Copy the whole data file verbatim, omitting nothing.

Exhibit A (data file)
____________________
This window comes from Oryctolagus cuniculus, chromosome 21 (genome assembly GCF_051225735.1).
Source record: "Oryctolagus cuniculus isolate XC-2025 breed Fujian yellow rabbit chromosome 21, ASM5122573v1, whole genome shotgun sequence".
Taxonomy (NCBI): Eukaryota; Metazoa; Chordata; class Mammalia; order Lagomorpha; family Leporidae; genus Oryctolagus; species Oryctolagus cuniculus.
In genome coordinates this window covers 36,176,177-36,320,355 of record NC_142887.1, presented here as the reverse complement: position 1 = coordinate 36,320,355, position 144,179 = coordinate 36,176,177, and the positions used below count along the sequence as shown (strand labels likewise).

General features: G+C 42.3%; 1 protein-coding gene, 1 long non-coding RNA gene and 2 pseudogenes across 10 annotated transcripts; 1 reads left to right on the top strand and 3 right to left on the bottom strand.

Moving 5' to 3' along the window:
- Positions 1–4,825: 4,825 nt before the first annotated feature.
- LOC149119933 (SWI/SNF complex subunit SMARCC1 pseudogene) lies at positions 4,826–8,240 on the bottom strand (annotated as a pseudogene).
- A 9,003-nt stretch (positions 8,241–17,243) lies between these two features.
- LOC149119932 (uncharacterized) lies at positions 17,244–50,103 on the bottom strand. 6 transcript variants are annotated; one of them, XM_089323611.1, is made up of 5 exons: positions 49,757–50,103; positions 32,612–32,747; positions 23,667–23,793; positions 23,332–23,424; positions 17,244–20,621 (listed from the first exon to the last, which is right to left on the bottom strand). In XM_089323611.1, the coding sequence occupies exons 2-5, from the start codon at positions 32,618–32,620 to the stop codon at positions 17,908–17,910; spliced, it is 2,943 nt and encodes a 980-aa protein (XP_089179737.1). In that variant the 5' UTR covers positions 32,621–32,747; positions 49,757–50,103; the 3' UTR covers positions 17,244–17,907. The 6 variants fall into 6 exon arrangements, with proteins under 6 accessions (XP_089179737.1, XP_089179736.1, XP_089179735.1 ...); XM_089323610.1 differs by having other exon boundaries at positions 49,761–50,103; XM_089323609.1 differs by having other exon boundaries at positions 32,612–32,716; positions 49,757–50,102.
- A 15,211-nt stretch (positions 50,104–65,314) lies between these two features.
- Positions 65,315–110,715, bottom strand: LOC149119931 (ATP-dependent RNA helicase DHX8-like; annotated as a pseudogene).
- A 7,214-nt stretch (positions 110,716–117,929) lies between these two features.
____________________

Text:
This window comes from Oryctolagus cuniculus, chromosome 21 (genome assembly GCF_051225735.1).
Source record: "Oryctolagus cuniculus isolate XC-2025 breed Fujian yellow rabbit chromosome 21, ASM5122573v1, whole genome shotgun sequence".
Taxonomy (NCBI): Eukaryota; Metazoa; Chordata; class Mammalia; order Lagomorpha; family Leporidae; genus Oryctolagus; species Oryctolagus cuniculus.
In genome coordinates this window covers 36,176,177-36,320,355 of record NC_142887.1, presented here as the reverse complement: position 1 = coordinate 36,320,355, position 144,179 = coordinate 36,176,177, and the positions used below count along the sequence as shown (strand labels likewise).

General features: G+C 42.3%; 1 protein-coding gene, 1 long non-coding RNA gene and 2 pseudogenes across 10 annotated transcripts; 1 reads left to right on the top strand and 3 right to left on the bottom strand.

Moving 5' to 3' along the window:
- Positions 1–4,825: 4,825 nt before the first annotated feature.
- LOC149119933 (SWI/SNF complex subunit SMARCC1 pseudogene) lies at positions 4,826–8,240 on the bottom strand (annotated as a pseudogene).
- A 9,003-nt stretch (positions 8,241–17,243) lies between these two features.
- LOC149119932 (uncharacterized) lies at positions 17,244–50,103 on the bottom strand. 6 transcript variants are annotated; one of them, XM_089323611.1, is made up of 5 exons: positions 49,757–50,103; positions 32,612–32,747; positions 23,667–23,793; positions 23,332–23,424; positions 17,244–20,621 (listed from the first exon to the last, which is right to left on the bottom strand). In XM_089323611.1, the coding sequence occupies exons 2-5, from the start codon at positions 32,618–32,620 to the stop codon at positions 17,908–17,910; spliced, it is 2,943 nt and encodes a 980-aa protein (XP_089179737.1). In that variant the 5' UTR covers positions 32,621–32,747; positions 49,757–50,103; the 3' UTR covers positions 17,244–17,907. The 6 variants fall into 6 exon arrangements, with proteins under 6 accessions (XP_089179737.1, XP_089179736.1, XP_089179735.1 ...); XM_089323610.1 differs by having other exon boundaries at positions 49,761–50,103; XM_089323609.1 differs by having other exon boundaries at positions 32,612–32,716; positions 49,757–50,102.
- A 15,211-nt stretch (positions 50,104–65,314) lies between these two features.
- Positions 65,315–110,715, bottom strand: LOC149119931 (ATP-dependent RNA helicase DHX8-like; annotated as a pseudogene).
- A 7,214-nt stretch (positions 110,716–117,929) lies between these two features.